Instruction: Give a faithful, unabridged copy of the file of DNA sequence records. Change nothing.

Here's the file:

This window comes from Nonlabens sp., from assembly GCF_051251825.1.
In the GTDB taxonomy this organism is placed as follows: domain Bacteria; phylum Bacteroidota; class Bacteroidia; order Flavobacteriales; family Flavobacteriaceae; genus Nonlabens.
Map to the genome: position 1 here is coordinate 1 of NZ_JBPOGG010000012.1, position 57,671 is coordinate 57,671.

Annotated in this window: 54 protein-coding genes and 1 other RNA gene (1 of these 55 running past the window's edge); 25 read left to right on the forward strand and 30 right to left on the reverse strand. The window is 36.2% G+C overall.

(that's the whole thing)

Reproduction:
This window comes from Nonlabens sp., from assembly GCF_051251825.1.
In the GTDB taxonomy this organism is placed as follows: domain Bacteria; phylum Bacteroidota; class Bacteroidia; order Flavobacteriales; family Flavobacteriaceae; genus Nonlabens.
Map to the genome: position 1 here is coordinate 1 of NZ_JBPOGG010000012.1, position 57,671 is coordinate 57,671.

Annotated in this window: 54 protein-coding genes and 1 other RNA gene (1 of these 55 running past the window's edge); 25 read left to right on the forward strand and 30 right to left on the reverse strand. The window is 36.2% G+C overall.